Over the last few months, I have written multiple times about real assets. So I won’t belabor the benefits and opportunities in real-estate (and other hard assets) investing here. To wrap up the series of posts on this topic, I’d like to roll up all my related investments and present an overall picture.
I shared my real estate portfolio in a blog post in December last year. Back then, there were four positions in it—three public REITs (Real Estate Investment Trusts) and one PTP (Publicly Traded Partnership). Those three REITs are owners and operators of top-quality regional shopping malls, premium factory outlets, cellular tower locations around the world, and grocery-anchored strip malls on the west coast. And that one PTP was Blackstone (BX)—one of the largest real estate investment managers in the world.
Here is the table from that December 2018 blog post.
Since then, I have made a number of changes in my real asset holdings. The table below shows how my portfolio looks today.
Changes since December 2018: I’ve continued to add to my positions in Simon Property Group (SPG) and Blackstone (BX). Simon’s shares had been under pressure lately due to lingering concerns about brick-and-mortar retail. I consider Simon a well-run business with shareholder friendly management. I scooped up more Simon shares this year. You can see my detailed writeup on Simon here.
I have been an admirer of Blackstone’s business model even before they switched from a partnership to a C corporation in June this year. I made my investing case on Blackstone in this blog post in April. Blackstone does not just do real estate—it is also in private equity, hedge fund management, and credit investing. But for this blog post we are focused on just real estate, so I only allocated 40% of my total Blackstone position to the table above. Blackstone has about 40% of its AUM (Assets Under Management) in real estate.
Aside from adding to my existing positions in Simon and Blackstone, I’ve also been building a new position in Brookfield Property REIT (BPR). Brookfield, like Blackstone, is also a world-class investment manager. But unlike my Blackstone investment, here I have invested in a Brookfield managed REIT that focuses entirely on commercial real estate operations. I wrote about Brookfield in a blog post here.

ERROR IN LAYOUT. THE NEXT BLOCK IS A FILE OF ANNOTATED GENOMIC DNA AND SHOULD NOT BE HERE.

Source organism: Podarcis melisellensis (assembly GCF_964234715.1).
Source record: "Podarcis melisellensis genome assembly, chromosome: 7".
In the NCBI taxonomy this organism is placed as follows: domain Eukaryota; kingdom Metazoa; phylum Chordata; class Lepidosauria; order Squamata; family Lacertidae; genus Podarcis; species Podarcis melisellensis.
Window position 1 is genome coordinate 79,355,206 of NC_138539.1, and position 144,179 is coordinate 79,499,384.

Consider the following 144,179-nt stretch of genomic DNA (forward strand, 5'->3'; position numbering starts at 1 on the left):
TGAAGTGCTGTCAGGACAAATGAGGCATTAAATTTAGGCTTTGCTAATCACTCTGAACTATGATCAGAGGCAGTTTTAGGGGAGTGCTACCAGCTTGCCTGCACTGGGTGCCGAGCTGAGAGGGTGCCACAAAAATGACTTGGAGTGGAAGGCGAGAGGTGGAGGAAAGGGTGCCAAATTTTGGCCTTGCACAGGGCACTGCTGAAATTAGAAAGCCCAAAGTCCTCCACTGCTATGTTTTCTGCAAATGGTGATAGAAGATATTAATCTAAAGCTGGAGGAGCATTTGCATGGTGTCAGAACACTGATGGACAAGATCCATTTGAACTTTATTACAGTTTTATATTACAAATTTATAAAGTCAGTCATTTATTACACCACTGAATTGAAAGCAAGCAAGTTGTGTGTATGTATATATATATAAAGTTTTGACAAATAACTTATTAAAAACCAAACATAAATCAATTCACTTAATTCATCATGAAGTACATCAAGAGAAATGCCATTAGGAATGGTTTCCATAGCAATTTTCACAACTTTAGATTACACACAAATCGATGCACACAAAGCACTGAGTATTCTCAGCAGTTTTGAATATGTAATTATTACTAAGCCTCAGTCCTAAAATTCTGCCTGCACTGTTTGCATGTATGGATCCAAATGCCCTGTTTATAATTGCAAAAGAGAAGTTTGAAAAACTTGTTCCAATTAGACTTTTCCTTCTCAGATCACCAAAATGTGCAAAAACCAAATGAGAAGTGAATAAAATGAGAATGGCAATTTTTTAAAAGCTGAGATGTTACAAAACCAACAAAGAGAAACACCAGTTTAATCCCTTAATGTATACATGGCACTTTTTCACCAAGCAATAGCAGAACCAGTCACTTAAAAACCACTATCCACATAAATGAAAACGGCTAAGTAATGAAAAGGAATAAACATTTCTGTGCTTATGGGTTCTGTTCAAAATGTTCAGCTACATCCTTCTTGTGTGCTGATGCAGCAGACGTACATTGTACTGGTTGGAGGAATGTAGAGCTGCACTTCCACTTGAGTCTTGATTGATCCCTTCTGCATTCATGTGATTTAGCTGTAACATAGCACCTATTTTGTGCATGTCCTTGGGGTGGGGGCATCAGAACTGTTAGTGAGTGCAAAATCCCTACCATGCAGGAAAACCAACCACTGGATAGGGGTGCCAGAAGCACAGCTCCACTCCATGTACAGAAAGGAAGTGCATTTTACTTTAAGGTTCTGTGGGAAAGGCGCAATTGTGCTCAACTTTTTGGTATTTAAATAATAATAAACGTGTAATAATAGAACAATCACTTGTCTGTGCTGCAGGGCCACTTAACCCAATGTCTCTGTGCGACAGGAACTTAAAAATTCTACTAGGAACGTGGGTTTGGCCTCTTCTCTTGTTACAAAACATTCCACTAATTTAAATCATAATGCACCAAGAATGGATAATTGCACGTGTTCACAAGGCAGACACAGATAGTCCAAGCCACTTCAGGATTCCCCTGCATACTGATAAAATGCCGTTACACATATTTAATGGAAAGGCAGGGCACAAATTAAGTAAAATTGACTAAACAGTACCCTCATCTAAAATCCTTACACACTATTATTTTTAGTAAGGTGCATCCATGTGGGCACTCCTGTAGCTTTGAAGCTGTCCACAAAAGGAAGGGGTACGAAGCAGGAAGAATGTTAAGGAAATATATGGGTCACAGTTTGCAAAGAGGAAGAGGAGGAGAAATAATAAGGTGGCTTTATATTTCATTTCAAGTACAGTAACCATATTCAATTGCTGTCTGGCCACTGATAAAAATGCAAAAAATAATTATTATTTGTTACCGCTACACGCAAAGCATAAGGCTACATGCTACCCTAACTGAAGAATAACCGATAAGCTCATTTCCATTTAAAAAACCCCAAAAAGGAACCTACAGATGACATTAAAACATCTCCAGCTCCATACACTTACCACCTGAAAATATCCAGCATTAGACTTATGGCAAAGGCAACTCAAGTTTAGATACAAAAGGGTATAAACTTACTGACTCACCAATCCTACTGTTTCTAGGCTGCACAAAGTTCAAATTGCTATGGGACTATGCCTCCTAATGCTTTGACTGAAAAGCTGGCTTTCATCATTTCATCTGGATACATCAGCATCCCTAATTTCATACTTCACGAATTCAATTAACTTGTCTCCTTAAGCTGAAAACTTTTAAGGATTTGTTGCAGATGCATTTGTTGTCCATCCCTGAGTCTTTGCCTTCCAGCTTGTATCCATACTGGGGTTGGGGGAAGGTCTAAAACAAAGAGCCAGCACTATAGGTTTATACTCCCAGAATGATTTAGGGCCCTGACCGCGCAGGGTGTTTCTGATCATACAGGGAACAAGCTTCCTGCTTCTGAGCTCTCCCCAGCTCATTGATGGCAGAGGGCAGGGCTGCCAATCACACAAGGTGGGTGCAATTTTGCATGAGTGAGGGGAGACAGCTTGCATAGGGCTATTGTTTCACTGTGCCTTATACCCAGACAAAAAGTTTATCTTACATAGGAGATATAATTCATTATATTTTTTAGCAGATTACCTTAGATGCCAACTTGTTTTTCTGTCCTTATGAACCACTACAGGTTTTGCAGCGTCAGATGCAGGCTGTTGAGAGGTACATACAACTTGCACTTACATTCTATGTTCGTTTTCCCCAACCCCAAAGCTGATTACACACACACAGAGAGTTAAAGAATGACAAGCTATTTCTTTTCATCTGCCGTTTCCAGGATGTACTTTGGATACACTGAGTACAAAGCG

For good measure, I also threw in my Kinder Morgan (KMI) position in the table. It makes sense to have it there. Kinder Morgan owns and operates oil and gas infrastructure assets. These are real assets too. I profiled Kinder Morgan and its business model in a blog post two weeks ago. As I explained there, KMI is a losing position in my portfolio. It also yields the lowest today. However, I am optimistic about its future and like its management. So I am happy to hold its shares and collect dividends on them. In the same blog post, I also pointed out that KMI is expected to increase its dividend by 25% next year.
Even though today Kinder Morgan is holding down my average dividend rate, I am still collecting a healthy 4.8% dividend on my entire portfolio (on my total cost basis) today. And I estimate that those dividends will grow at about 11% rate for the next three years. If I compare today’s dividend rates with those from the December 2018 table, the yields on Simon, American Tower, and Retail Opportunity have all increased since then. The only exception is Blackstone where my dividend yield has dropped a bit but that’s just the nature of Blackstone’s business. I wrote about Blackstone in a February 2018 post, Why I am buying Blackstone. In that post, I pointed out that its business model is such that the earnings (and the dividends) tend to be volatile year over year.
My unrealized capital gains have also gone down significantly by virtue of adding Kinder Morgan to the portfolio. But that is just a curious fact. It’s not a meaningful data point. Share prices are by nature volatile. For instance, notice how Blackstone shares have risen by more than 70% since December. For my real assets, I focus on just dividends.
One final point about these holdings—it is a relatively young portfolio with an average dollar-weighted holding period of less than four years. Even though today’s dividend yield might not look so impressive, but it will do better as the portfolio grows. Consider how my other dividend generators’ portfolio (not real estate) has been doing. I called it my Uber Dividend Payers and wrote about it in February. My median holding period of those positions are eleven years and collectively they are yielding a bit more than 9% on my cost.
Similarly, I expect this real asset portfolio to do well over the next five years. I am not yet done adding to these positions either. Today they make up slightly less than 10% of my overall portfolio. I have room to grow my share of real assets further. I am looking for any other compelling opportunity to invest, but at the same time, I am not in a rush to buy.